Researchers at Manchester Metropolitan University are working with British Bangladeshi women from Hyde Community Action in Tameside to make digital comics telling the stories of their heritage, lives and experiences.
Thanks to National Lottery players, this project has been funded by the Heritage Lottery Fund and will see women exploring their own life stories and the historical narratives of their communities through workshops on comics, life history, cross-cultural storytelling and digital skills, as well as visits to museums and archives to engage with collections.
Using digital multimedia comic creation tools, the volunteers can write their comic books and use their own photographs and drawings to illustrate their stories. The comics can also feature sound in any language, to bring the stories to life.
Research Associate and project lead Dr Sarah McNicol says comics are important and effective forms of literature that can tell, often difficult, stories in simple ways.
Cultures and comics
Dr McNicol said: “The majority of research into British Bangladeshi communities focuses on public life outside the home. Many Bangladeshi women look after their home and family so they are invisible in this. Through representing and sharing women’s stories and heritage, we hope to put forward alternative representations that focus specifically on women’s stories and experiences.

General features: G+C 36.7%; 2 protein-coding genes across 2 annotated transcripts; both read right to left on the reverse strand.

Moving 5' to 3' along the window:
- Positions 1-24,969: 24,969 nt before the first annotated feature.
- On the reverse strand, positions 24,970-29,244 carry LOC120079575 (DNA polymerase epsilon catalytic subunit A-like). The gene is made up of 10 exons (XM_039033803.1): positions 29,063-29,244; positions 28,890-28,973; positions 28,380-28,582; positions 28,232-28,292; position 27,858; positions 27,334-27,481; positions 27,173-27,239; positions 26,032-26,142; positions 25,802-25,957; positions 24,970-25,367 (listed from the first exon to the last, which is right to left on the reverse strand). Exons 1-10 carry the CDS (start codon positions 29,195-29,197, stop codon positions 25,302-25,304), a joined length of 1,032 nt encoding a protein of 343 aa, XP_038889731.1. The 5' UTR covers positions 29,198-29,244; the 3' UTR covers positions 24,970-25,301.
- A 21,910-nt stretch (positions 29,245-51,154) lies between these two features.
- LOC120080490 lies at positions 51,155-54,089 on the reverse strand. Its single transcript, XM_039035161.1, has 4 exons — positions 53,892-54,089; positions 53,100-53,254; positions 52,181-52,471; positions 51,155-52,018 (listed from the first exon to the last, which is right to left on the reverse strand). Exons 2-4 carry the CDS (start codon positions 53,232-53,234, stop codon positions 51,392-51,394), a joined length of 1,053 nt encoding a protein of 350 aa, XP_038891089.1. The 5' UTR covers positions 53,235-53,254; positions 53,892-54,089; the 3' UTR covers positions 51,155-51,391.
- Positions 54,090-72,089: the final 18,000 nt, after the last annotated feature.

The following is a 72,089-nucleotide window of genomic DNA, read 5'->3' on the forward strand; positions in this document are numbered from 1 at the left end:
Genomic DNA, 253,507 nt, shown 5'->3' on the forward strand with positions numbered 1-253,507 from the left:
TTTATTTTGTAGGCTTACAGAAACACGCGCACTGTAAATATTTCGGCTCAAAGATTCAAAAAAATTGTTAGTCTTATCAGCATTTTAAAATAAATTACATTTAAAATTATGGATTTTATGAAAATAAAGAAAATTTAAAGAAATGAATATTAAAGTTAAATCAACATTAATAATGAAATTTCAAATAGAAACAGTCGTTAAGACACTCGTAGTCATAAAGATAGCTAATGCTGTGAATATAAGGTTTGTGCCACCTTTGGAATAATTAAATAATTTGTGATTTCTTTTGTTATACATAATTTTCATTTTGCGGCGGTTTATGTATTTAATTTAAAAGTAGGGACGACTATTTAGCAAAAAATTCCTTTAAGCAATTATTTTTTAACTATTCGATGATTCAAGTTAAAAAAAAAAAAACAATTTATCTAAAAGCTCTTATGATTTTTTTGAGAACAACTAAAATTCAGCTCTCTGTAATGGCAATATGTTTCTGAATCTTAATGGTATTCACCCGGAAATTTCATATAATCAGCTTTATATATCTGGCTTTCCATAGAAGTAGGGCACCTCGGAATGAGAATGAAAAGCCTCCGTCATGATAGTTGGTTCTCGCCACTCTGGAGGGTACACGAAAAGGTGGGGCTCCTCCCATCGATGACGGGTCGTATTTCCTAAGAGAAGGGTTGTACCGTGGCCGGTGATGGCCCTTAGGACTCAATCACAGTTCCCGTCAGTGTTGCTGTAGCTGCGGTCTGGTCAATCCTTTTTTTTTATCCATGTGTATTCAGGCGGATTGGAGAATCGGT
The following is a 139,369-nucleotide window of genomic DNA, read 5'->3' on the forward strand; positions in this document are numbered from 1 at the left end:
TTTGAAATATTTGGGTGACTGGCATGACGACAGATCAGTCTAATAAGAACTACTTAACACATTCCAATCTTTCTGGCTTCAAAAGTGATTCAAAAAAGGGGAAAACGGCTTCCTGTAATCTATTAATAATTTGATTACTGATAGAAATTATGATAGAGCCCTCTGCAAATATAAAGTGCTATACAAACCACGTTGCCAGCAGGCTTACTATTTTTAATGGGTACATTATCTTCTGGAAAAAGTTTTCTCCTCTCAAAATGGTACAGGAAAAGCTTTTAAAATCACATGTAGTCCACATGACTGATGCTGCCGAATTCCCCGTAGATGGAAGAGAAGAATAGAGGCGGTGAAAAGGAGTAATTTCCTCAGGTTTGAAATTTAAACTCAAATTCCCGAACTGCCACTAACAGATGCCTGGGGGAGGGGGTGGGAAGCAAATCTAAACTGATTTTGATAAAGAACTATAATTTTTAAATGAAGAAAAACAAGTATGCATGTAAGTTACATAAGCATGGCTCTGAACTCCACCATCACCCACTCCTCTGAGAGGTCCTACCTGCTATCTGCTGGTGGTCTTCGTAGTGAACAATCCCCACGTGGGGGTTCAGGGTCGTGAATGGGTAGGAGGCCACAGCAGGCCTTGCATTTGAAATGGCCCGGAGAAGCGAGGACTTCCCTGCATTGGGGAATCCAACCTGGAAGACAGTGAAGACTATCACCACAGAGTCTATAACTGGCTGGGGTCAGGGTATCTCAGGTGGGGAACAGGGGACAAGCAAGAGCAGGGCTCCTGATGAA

“Through this project, we aim to challenge preconceptions and widen representations of migrant heritage. We want to raise awareness and change attitudes and behaviours - ultimately, through these comics we hope to improve understanding and cohesion.”
Rehana Begum, Chief Officer from Hyde Community Action said, “Hyde Community Action is delighted to be part of this fantastic project working with Manchester Metropolitan, to be able to be the bridge that links and enables the voices of migrant women from the Bangladeshi community to be heard, to tell their stories and journeys through interactive, creative workshops. An exciting project!”
Working with communities
The project will culminate in an event for the local community to celebrate the British Bangladeshi women and their stories later this year and the comics will be showcased at local and national events including Oldham Libraries, and Rochdale Literature and Ideas Festival.
To encourage wider participation, academics from Manchester Metropolitan University and women from the Hyde community will be running sessions in two local schools, holding a workshop for teaching and social work students and producing a resource pack to encourage and support other organisations wishing to undertake similar activities.
Dr McNicol has worked on comic books for past projects, including using comics to provide information and emotional support to patients and their families.